‘3 Anas Judges’ Run To ECOWAS Court Over Dismissal

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The three justices of the high court who were sacked by President Nana Akufo-Addo for allegedly taking bribes to warp justice have filed a fresh suit at the Court of Justice of The Economic Community Of West African States (ECOWAS) in Abuja, Nigeria challenging their dismissal by President Nana Akufo-Addo.

A statement signed by the Communication Director of the presidency, Mr Eugene Arhin, announcing the sacking of the justices, said: “The President of the Republic, Nana Addo Dankwa Akufo-Addo, has, by letter dated Thursday, 6th December 2018, removed Mr Justice Ayisi Addo, Mr Justice Uuter Paul Dery, and Mr Justice Mustapha Habib Logoh, from office as Justices of the High Court”.

The three justices were part of over 30 judges caught taking bribes in an undercover investigation done by journalist Anas Aremeyaw Anas in 2015.

But Counsel for the judges, Nii Kpakpo Samoa Addo, on Wednesday, 19 December 2018, filed a fresh case at the ECWOAS court for his clients’ reinstatement.

The application is for the enforcement of the human rights of the applicants (judges) pursuant to Articles 9(4) and 10(d) of the Community Court of Justice Protocol a/p.1/07/91 and Supplementary Protocol a/sp.1 /01/05 respectively.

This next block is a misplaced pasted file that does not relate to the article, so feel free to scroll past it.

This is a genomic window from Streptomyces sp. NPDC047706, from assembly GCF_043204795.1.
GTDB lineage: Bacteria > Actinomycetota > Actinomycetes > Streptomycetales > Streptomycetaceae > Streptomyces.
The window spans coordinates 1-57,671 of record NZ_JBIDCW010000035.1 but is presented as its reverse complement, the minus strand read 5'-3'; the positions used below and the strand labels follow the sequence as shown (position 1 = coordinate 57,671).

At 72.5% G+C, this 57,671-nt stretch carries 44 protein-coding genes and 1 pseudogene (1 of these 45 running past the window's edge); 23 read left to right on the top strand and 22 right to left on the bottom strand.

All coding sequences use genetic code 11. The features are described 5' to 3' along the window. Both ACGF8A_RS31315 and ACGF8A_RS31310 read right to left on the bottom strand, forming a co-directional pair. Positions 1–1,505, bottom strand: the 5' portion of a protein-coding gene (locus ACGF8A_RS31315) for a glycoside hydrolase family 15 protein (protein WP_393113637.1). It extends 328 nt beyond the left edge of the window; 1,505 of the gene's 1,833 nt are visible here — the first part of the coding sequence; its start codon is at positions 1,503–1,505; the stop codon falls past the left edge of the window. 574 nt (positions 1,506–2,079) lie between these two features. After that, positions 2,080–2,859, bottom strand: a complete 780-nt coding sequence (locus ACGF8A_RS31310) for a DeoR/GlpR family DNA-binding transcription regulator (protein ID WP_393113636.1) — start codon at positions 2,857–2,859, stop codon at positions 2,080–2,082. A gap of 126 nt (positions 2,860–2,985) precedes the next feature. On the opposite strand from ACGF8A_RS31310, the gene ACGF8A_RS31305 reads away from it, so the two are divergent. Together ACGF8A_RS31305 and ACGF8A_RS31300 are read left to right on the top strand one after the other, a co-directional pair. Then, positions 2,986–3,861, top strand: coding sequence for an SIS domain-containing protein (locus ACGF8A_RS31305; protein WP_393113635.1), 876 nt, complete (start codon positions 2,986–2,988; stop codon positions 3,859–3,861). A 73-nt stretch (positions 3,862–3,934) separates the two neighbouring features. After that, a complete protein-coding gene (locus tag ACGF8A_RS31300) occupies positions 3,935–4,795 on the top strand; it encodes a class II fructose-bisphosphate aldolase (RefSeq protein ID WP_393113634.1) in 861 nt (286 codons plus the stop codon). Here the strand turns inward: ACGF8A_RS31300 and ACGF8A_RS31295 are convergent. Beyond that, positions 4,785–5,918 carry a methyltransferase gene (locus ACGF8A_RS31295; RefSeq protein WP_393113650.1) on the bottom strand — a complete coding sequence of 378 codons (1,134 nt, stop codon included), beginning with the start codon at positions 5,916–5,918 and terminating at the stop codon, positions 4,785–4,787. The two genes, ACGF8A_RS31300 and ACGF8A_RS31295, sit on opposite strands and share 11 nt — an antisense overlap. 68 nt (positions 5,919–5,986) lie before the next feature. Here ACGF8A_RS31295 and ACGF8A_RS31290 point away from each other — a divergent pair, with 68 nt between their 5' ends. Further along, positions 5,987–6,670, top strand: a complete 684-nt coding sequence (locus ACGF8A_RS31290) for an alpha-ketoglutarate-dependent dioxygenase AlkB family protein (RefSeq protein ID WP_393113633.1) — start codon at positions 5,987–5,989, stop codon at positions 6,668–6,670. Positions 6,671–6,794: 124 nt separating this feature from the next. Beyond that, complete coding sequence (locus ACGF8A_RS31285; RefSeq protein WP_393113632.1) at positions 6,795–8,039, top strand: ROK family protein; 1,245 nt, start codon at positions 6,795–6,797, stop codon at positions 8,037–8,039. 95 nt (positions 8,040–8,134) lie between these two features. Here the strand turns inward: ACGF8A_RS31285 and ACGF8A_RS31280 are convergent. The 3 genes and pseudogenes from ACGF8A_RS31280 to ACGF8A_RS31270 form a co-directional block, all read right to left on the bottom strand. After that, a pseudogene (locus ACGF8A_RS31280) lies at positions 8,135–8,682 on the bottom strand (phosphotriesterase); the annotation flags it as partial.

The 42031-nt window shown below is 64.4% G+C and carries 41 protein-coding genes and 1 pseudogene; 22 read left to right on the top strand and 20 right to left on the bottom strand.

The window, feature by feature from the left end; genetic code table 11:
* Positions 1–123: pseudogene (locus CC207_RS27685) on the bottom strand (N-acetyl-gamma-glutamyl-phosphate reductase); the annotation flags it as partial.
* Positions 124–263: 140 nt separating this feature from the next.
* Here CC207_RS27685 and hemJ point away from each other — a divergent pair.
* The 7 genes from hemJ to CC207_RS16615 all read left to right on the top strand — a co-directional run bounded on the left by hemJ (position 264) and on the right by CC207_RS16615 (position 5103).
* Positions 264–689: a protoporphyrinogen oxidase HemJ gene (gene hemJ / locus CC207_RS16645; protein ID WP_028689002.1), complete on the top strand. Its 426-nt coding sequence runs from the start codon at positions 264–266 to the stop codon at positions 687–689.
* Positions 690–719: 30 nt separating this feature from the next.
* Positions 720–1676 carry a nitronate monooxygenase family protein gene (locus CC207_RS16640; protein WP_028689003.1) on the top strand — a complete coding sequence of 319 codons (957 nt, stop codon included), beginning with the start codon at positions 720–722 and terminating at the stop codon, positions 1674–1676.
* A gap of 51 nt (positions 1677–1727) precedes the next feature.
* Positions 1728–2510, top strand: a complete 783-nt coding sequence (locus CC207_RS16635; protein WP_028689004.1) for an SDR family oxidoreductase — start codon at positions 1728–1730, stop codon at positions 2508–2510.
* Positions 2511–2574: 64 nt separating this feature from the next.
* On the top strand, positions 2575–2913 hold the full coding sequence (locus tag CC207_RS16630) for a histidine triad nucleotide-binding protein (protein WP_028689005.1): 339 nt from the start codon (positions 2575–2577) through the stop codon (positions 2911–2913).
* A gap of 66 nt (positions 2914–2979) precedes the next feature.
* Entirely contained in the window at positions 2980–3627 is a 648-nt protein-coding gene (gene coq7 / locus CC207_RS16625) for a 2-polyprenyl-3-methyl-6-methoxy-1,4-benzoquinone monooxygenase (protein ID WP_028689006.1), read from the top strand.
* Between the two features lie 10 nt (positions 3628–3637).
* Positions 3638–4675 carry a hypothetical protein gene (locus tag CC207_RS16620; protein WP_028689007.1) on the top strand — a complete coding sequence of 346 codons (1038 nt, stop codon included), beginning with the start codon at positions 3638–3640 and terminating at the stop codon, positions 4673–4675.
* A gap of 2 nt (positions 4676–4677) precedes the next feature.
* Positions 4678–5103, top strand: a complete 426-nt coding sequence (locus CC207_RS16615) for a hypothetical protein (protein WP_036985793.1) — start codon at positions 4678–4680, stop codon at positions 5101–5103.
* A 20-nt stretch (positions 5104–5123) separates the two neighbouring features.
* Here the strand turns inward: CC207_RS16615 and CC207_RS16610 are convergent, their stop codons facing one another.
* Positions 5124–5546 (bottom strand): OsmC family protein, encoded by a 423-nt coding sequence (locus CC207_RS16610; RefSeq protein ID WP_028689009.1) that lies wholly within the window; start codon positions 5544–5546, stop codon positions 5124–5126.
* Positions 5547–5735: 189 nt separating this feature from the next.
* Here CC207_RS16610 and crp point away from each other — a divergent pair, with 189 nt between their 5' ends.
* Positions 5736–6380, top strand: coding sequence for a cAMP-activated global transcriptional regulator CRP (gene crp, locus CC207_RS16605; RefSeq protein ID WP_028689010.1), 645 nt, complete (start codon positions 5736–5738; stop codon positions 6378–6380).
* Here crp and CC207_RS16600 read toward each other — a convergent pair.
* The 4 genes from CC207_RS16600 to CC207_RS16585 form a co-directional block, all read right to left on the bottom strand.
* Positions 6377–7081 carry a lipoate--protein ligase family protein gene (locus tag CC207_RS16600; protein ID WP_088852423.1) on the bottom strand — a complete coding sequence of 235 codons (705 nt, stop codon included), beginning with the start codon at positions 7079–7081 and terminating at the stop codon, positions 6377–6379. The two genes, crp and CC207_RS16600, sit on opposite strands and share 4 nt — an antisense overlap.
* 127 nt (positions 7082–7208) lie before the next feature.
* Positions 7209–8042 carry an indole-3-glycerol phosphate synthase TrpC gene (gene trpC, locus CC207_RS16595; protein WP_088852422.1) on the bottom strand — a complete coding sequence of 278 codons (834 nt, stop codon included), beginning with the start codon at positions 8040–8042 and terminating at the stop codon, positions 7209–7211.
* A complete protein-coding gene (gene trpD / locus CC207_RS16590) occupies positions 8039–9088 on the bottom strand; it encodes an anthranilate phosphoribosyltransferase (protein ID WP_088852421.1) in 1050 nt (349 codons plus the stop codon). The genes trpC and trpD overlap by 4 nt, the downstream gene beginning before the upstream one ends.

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They are seeking the following reliefs:

1. A declaration that the removal of the Applicants from office as Justices of the High Court by the Defendant violates the Applicants rights to fair hearing as enshrined in Article 10 of the Universal Declaration of Human Rights; Article 14 of the International Covenant on Civil and Political Rights: and Article 7 of the African Charter on Human and Peoples Rights.

2. A declaration that the determination by the defendant that the Applicants have committed a criminal offence under the laws of Ghana without giving the Applicants a hearing violates the Applicants rights to fair trial as enshrined in Article 10 of the Universal Declaration of Human Rights; Article 14 of the International Covenant on Civil and Political Rights; and Article 7 of the African Charter on Human and Peoples’ Rights.

3. An order nullifying the disciplinary committee’s report.

4. An order restraining the Ghana Police Service or any institution from taking any action on the disciplinary committee’s report.

5. An order reinstating the Applicants in office with full benefits and without loss of seniority.

6. An order of compensation for breach of the Applicants’ rights.

The application further stated that the defendant constituted a committee “in violation of the Applicants’ rights to be heard, conducted the said investigations in the absence of the Applicants and found them culpable and recommended their removal from office”.

“My Lords, the committee also established that Applicants committed a criminal offence. The Defendant, thus, directs that the committee’s report be submitted to the Police for further action. My Lords, it is respectfully submitted that the Defendant violated the Applicants rights to a fair hearing and fair trial as enshrined in international treaties to which the Defendant is a party. The Applicant thus invokes the jurisdiction of this court for the rights endorsed herein,” parts of the suit stated

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